To be fair to New York, it and a lot of other places have more ethnic food choices than ever. Smacked upside the head by the great invisible guiding hand of capitalism, the supermarket industry now offers an almost bewilderingly varied selection. 

    Yeah, it’s a little PC. But not much. As long as I, the consumer, am the winner, I like today’s world better. 

    • #21
    • June 18, 2019, at 12:36 AM PST
    • 9 likes
  22. Jon1979 Lincoln

    Gary McVey (View Comment):

    After I moved to Los Angeles, I went back and forth to New York a lot. But I didn’t do, or have to do any real cooking back east until a trip in the early Eighties. I was hosting a brunch, so I figured it was a hot time of year. My friends all knew I was living in California, so I’d do a Mexican one. I drove to the supermarket and looked for the Mexican/Latino/Spanish foods aisle.

    It wasn’t an “aisle”. It was two different brands of canned refried beans. I hadn’t done much of the shopping before we moved west, so it just never occurred to me that being about 2000 miles farther away from Mexico might, you know, mean that my home town didn’t have foods I’d gotten used to.

    To be fair to New York, it and a lot of other places have more ethnic food choices than ever. Smacked upside the head by the great invisible guiding hand of capitalism, the supermarket industry now offers an almost bewilderingly varied selection.

    Yeah, it’s a little PC. But not much. As long as I, the consumer, am the winner, I like today’s world better.

    There really wasn’t a Mexican neighborhood in NYC up until the 1990s or so — you had Latino ones, but they were more likely to be Puerto Rican or Cuban (IIRC, there are three Mexican neighborhoods now if you really want to shop for authentic stuff — East Harlem south of 125th Street, Jackson Heights/Corona in Queens and Port Richmond on Staten Island, with the middle one along the Flushing elevated line being the largest of the trio).

    The ‘green or red’ question on enchiladas pops up here in the Permian Basin every other Friday or so, especially since enchilada plates are pretty much the de facto fundraiser lunch meal for the locals. But we’re only about 50 miles from New Mexico, so no surprise there.

    • #22
    • June 18, 2019, at 2:27 AM PST
    • 5 likes
  23. Kozak Member

    We got y’all here in the Carolinas. The Carolina Reaper has 1.5 million scoville units…..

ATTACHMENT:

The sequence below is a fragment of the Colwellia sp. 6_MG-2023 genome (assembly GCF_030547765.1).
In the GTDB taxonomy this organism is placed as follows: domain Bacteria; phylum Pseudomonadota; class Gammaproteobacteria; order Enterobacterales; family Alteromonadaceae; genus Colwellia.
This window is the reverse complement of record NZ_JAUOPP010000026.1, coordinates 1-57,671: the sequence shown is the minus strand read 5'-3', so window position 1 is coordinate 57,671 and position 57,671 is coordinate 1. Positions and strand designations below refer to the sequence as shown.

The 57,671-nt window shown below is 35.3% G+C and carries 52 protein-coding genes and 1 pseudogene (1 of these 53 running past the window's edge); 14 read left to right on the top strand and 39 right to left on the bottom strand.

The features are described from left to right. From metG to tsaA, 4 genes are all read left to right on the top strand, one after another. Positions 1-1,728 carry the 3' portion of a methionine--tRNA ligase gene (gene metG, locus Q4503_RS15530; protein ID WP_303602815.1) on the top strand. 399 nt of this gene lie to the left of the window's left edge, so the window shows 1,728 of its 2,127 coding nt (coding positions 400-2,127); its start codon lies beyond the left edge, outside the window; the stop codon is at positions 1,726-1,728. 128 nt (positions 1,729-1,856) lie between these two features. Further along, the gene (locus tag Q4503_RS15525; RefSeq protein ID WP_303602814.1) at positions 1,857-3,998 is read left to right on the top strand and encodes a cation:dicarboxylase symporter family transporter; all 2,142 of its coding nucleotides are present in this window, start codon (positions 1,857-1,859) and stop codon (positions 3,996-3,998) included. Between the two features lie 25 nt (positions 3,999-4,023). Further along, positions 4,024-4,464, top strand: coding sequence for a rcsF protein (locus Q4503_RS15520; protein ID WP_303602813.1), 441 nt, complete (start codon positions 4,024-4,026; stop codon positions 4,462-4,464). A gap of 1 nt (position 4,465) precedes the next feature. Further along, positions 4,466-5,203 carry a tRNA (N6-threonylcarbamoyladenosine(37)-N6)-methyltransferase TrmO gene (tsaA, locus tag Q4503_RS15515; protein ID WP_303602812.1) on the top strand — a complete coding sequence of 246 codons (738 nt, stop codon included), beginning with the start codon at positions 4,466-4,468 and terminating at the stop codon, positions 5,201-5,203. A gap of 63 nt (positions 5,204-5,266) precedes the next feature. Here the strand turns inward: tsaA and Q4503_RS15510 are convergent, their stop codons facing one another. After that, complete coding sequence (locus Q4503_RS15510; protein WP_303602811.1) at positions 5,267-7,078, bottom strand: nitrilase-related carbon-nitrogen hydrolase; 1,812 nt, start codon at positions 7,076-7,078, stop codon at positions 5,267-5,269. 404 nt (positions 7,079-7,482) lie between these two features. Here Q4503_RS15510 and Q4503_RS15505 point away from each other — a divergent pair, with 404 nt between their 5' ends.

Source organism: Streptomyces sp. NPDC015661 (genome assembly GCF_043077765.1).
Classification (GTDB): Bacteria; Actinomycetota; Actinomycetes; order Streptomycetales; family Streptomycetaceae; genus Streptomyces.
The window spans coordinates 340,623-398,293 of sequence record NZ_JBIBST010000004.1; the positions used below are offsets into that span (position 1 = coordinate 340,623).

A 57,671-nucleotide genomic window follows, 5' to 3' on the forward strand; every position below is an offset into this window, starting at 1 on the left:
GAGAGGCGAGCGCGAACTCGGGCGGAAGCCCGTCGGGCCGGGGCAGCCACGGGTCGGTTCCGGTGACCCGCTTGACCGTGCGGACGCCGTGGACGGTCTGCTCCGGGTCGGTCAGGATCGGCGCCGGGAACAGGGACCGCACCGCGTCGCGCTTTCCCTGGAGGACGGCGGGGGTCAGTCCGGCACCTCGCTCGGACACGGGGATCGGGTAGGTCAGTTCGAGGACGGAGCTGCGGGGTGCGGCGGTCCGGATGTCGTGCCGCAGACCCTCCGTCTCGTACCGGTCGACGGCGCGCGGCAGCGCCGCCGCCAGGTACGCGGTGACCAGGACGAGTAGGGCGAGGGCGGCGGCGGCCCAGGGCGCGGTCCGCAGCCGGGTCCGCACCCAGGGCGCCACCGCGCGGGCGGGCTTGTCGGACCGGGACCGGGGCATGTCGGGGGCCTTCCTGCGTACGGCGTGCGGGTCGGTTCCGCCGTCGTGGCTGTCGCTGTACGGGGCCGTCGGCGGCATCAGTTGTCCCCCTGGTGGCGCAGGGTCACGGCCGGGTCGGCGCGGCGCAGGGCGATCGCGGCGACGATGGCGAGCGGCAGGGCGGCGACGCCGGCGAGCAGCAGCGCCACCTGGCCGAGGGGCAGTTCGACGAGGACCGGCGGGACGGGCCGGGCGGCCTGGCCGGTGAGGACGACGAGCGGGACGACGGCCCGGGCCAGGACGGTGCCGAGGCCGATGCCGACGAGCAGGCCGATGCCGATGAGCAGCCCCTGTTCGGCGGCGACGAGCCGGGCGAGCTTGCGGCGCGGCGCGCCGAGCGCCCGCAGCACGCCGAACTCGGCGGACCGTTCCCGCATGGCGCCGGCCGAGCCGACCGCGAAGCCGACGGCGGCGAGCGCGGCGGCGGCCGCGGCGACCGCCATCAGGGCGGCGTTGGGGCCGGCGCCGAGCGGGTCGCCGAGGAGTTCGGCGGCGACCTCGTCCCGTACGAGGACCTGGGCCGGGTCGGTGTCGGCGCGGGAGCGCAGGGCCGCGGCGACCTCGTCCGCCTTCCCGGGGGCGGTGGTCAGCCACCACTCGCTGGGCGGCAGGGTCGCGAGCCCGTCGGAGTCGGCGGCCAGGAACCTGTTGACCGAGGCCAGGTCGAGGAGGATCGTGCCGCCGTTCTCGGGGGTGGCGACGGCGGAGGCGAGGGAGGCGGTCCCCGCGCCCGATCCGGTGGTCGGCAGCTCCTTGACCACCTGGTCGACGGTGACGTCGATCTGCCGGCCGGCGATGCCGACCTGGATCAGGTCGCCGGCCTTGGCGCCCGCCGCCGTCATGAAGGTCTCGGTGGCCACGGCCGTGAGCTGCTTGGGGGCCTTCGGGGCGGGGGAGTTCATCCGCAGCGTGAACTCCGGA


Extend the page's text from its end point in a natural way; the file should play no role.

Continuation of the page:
• #23
    • June 18, 2019, at 4:50 AM PST
    • 3 likes
  24. Stad Thatcher

    Green chiles (especially Hatch) are the way to go. Every birthday, my wife makes my favorite meal: Death Star Barburritos. They are basically a burrito stuffed with hamburger, onion, cheddar cheese and a slathering of green chile. They’re sealed with refried beans (homemade when she’s in the mood).

    On the outside, she slathers on more green chile and tops them with even more cheddar cheese. She then throws them in the oven and bakes ’em until they bubble. I should mention she makes a huge pot of green chile the day before. Anyway, here’s a picture from a year or two ago:

    • #24
    • June 18, 2019, at 5:27 AM PST
    • 12 likes
  25. Tex929rr Coolidge

    Most of the Tex-Mex places around here are owned by immigrants from Zacatecas – red salsa only (but very good). Few places offer red or green.

    When I was a corporate guy the Pace Picante sauce plant was right across the street. The number of semis delivering raw ingredients 24/7 was amazing. 

    • #25
    • June 18, 2019, at 6:40 AM PST
    • 7 likes
  26. Misthiocracy grudgingly Member

    dnewlander: (New Mexico grows the vast majority of the world’s chile, and we keep 80% of it for ourselves!)

    There oughta be a law! This is precisely the kind of injustice for which the Commerce Clause was written!

    • #26
    • June 18, 2019, at 8:27 AM PST
    • 4 likes
  27. JosePluma Thatcher

    I knew I had moved to a bizarre place when I asked for green chile at a burrito place and the clerk replied “what is that?” Fortunately, things have improved a great deal here. 

    (On a side note, the spellchecker on my iPad still doesn’t recognize the word “chile.”)

    • #27
    • June 18, 2019, at 10:09 AM PST
    • 4 likes
  28. Arahant Member

    JosePluma (View Comment):
    (On a side note, the spellchecker on my iPad still doesn’t recognize the word “chile.”)

    For good reason.

    • #28
    • June 18, 2019, at 10:10 AM PST
    • 2 likes
  29. Full Size Tabby Member

    dnewlander: Until relatively recently, it was impossible to get green or red chile outside of this state, but these days, grocers like HEB and Wegman’s are trucking in shipments of fresh chile in August, so you might be able to get some fresh chile and roast them yourself.

    The last couple of years we lived near Rochester, NY (home of Wegman’s), Wegman’s had roasters outside some of their stores in late August to early September so they could roast chiles on site. When we moved to north central Texas last year, I saw roasters outside the local Albertson’s (though I never saw the roasters in operation). 

     

    • #29
    • June 18, 2019, at 11:20 AM PST
    • 4 likes
  30. Full Size Tabby Member

    Mrs. Tabby is more of a fan of chile (and green chile in particular) than I am (I’m not a fan of spicy or hot food in general). She really likes green chile on hamburgers.

    We were introduced when our daughter and son-in-law moved to New Mexico almost six years ago, and quickly learned the what waitresses meant when they asked “red or green?” You New Mexicans (and our daughter is following along) do put green chile on everything

    • #30
    • June 18, 2019, at 11:27 AM PST
    • 6 likes